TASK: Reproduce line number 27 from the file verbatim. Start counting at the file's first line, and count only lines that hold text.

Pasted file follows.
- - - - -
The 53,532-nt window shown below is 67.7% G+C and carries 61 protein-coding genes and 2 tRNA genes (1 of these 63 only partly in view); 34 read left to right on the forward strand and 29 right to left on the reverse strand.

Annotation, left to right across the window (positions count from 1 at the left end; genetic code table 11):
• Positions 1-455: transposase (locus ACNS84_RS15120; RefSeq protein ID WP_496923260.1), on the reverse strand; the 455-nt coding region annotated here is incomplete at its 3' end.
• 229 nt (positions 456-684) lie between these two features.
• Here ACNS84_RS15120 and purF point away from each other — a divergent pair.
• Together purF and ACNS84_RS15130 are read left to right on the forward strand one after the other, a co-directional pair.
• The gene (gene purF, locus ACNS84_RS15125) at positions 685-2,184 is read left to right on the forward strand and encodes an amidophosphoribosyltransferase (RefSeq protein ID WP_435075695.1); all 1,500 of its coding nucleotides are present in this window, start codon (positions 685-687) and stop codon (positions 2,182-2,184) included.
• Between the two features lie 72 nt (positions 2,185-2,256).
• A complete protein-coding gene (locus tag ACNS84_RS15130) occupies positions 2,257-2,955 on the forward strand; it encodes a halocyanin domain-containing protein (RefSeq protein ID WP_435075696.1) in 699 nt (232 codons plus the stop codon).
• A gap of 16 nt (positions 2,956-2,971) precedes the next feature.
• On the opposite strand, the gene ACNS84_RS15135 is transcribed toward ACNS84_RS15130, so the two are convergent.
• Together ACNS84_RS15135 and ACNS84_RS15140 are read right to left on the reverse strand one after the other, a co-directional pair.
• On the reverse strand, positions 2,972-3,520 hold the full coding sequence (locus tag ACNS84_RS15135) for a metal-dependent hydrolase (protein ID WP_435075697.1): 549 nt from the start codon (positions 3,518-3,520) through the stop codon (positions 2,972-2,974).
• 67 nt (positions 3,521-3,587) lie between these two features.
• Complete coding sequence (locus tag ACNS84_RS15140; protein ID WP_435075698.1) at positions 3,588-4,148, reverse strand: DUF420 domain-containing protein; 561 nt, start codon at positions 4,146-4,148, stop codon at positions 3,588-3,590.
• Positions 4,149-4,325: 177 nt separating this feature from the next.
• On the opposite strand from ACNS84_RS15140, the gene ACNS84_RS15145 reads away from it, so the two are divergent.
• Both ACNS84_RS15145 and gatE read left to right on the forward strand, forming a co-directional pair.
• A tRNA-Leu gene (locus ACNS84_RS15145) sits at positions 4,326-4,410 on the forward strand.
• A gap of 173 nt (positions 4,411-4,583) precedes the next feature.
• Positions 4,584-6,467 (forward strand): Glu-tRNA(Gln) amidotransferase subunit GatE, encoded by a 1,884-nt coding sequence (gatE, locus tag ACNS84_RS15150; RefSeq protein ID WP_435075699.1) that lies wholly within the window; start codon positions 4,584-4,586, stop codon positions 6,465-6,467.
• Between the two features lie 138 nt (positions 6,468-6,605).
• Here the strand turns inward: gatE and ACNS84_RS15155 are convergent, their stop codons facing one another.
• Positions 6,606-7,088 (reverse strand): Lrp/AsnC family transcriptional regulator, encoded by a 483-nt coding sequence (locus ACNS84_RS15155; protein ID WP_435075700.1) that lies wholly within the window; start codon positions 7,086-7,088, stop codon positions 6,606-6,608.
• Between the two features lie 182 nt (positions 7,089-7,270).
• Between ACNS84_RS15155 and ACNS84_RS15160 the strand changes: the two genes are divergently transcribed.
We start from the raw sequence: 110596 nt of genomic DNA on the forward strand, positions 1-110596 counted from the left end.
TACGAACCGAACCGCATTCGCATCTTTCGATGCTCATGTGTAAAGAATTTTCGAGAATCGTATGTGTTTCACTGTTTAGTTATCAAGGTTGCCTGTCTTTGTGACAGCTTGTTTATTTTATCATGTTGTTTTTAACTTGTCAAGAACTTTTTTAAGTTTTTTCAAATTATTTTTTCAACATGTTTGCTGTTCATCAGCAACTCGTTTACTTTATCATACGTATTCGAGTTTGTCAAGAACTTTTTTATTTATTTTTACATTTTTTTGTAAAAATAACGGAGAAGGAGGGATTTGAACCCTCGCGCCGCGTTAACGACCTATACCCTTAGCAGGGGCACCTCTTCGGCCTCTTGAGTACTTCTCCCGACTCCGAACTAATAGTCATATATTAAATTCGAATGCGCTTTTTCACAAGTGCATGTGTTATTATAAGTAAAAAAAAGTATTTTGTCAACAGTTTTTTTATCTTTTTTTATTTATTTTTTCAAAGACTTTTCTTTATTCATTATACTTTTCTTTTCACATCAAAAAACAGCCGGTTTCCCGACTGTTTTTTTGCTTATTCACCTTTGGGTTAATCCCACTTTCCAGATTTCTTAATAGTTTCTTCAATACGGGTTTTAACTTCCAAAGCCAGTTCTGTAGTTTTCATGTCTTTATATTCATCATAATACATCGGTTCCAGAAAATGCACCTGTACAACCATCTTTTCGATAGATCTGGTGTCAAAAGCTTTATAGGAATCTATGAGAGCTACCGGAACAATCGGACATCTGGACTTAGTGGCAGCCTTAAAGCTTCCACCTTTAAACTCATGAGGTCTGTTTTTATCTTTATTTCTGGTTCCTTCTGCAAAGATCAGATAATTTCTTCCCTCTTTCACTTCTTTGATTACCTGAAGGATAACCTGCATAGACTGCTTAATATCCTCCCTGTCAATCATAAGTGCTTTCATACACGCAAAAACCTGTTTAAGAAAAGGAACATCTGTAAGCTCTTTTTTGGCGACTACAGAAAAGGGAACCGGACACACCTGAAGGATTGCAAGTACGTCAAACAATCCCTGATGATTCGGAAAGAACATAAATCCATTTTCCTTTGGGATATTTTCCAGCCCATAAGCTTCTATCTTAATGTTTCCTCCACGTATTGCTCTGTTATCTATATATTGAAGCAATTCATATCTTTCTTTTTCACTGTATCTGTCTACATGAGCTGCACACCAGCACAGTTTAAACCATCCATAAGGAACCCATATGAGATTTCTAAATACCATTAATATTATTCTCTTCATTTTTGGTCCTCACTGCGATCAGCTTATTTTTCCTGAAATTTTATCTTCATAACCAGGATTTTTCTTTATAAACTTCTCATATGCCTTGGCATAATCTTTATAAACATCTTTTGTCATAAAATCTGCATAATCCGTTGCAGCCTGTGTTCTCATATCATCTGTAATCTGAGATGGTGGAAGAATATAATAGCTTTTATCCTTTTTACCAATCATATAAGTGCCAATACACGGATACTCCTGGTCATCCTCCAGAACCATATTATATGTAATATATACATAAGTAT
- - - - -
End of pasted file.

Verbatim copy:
We start from the raw sequence: 110596 nt of genomic DNA on the forward strand, positions 1-110596 counted from the left end.